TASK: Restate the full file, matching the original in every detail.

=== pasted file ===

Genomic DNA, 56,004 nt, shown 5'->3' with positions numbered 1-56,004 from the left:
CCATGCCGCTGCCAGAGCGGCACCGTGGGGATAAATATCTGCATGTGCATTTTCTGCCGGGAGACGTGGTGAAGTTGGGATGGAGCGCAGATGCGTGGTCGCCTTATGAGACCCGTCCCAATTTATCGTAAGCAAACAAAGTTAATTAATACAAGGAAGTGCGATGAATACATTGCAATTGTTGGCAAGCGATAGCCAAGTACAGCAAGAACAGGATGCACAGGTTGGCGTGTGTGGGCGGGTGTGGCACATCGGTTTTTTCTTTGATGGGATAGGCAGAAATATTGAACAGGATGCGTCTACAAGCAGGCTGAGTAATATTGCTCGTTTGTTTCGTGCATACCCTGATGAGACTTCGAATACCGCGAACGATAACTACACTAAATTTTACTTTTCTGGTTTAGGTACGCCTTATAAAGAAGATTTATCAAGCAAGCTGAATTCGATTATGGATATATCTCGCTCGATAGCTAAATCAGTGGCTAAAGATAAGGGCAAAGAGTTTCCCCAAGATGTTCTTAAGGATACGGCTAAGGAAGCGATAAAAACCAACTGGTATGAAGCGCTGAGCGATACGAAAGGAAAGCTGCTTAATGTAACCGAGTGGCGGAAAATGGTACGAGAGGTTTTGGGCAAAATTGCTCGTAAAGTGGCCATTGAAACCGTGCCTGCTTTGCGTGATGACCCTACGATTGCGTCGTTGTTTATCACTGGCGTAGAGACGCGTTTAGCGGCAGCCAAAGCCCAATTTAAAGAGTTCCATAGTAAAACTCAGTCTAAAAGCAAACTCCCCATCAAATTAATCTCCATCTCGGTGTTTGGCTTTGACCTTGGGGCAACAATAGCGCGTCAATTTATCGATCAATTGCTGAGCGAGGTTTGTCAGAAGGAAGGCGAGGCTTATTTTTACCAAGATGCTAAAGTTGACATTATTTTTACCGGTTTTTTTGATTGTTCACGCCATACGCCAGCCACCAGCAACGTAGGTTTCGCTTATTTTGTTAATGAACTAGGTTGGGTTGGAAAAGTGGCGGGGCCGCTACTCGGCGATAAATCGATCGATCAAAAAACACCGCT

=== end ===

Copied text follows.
Genomic DNA, 56,004 nt, shown 5'->3' with positions numbered 1-56,004 from the left:
CCATGCCGCTGCCAGAGCGGCACCGTGGGGATAAATATCTGCATGTGCATTTTCTGCCGGGAGACGTGGTGAAGTTGGGATGGAGCGCAGATGCGTGGTCGCCTTATGAGACCCGTCCCAATTTATCGTAAGCAAACAAAGTTAATTAATACAAGGAAGTGCGATGAATACATTGCAATTGTTGGCAAGCGATAGCCAAGTACAGCAAGAACAGGATGCACAGGTTGGCGTGTGTGGGCGGGTGTGGCACATCGGTTTTTTCTTTGATGGGATAGGCAGAAATATTGAACAGGATGCGTCTACAAGCAGGCTGAGTAATATTGCTCGTTTGTTTCGTGCATACCCTGATGAGACTTCGAATACCGCGAACGATAACTACACTAAATTTTACTTTTCTGGTTTAGGTACGCCTTATAAAGAAGATTTATCAAGCAAGCTGAATTCGATTATGGATATATCTCGCTCGATAGCTAAATCAGTGGCTAAAGATAAGGGCAAAGAGTTTCCCCAAGATGTTCTTAAGGATACGGCTAAGGAAGCGATAAAAACCAACTGGTATGAAGCGCTGAGCGATACGAAAGGAAAGCTGCTTAATGTAACCGAGTGGCGGAAAATGGTACGAGAGGTTTTGGGCAAAATTGCTCGTAAAGTGGCCATTGAAACCGTGCCTGCTTTGCGTGATGACCCTACGATTGCGTCGTTGTTTATCACTGGCGTAGAGACGCGTTTAGCGGCAGCCAAAGCCCAATTTAAAGAGTTCCATAGTAAAACTCAGTCTAAAAGCAAACTCCCCATCAAATTAATCTCCATCTCGGTGTTTGGCTTTGACCTTGGGGCAACAATAGCGCGTCAATTTATCGATCAATTGCTGAGCGAGGTTTGTCAGAAGGAAGGCGAGGCTTATTTTTACCAAGATGCTAAAGTTGACATTATTTTTACCGGTTTTTTTGATTGTTCACGCCATACGCCAGCCACCAGCAACGTAGGTTTCGCTTATTTTGTTAATGAACTAGGTTGGGTTGGAAAAGTGGCGGGGCCGCTACTCGGCGATAAATCGATCGATCAAAAAACACCGCT